Data collection and analysis

In-depth interviews took place in a private room within CHK. They were conducted in Lingala, audio-recorded and transcribed and translated into French. Interviews were conducted by a trained female researcher with a qualification in psychology, and experience working with HIV positive children in CHK. She has previously conducted research in this context, and is fluent in both French and Lingala. Her training consisted of data collection skills including the principle of saturation, translation, informed consent and data analysis.

Interviews ranged in duration from 14 to 41 min. Interviews with children took an average of 17 min, and those with care-givers an average of 26 min. Interview guides for care-givers and children explored similar issues surrounding disclosure from the different perspectives of the groups involved. Interviews were carried out until saturation was reached, in which no new data was emerging from the interviews. Each interviewee was interviewed once, and no repeat interviews were conducted. Interviews were conducted individually, unless the child wanted the care-giver to be present during their interview. The in-depth interview guides were developed by the research team and were piloted in the clinic before data collection began to verify the translation into Lingala and the wording of the questions. Interview questions were open-ended to encourage discussion, and to allow interviewees the space to discuss issues which were important to them (see interview guides in Additional file 1). Notes were also taken during the interviews.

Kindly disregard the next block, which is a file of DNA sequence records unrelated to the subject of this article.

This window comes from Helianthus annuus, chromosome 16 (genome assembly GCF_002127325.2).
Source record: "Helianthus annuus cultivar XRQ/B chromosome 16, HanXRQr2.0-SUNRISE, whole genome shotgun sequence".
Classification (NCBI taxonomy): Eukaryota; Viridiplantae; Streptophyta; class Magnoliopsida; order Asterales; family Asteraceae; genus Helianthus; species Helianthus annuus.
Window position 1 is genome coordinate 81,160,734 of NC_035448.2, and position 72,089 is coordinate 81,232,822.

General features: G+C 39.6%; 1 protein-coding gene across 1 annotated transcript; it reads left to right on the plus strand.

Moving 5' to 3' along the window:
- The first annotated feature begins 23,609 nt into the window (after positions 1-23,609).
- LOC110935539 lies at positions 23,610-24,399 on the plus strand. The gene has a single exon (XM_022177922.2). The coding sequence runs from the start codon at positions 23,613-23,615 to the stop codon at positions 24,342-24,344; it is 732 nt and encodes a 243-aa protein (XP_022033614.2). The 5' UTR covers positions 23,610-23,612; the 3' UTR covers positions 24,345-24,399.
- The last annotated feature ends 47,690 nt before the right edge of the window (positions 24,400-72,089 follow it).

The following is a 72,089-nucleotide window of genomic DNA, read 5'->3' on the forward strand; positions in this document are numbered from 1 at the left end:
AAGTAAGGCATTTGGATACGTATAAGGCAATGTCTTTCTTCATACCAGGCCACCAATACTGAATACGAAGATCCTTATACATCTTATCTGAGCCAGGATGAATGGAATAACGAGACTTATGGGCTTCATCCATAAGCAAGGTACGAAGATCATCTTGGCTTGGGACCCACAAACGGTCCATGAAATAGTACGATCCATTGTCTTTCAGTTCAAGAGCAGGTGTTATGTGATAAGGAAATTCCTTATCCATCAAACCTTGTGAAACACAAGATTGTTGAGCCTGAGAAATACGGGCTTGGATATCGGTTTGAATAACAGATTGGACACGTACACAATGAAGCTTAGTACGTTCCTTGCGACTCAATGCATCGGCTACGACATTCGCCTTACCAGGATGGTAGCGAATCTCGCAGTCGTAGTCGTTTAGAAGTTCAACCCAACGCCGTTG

Data analysis

Transcription and translation (from Lingala to French) of the audio-recordings took place simultaneously. Manual coding and thematic analysis [18] were conducted by two co-investigators, who reviewed the transcripts independently before discussing the codes, sub-codes and emerging themes together. Any discrepancies in coding (such as the two co-investigators attributing different codes or interpretations to the same interview extract) were clarified through discussion and to ensure investigator triangulation. Codes were based on a thorough reading and re-reading of the transcripts, in which the two co-investigators looked for relevant information in the direct words of the interviewees. The codes were grouped into three main themes which are presented in Table 1 below. Preliminary findings were discussed with the wider research team for validation before continuing. Thematic analysis was used to assist the investigators in the identification, analysis, organisation, description and reporting of themes [18].

Table 1 Summary of key themes, sub-themes and interviewee group

Ethical considerations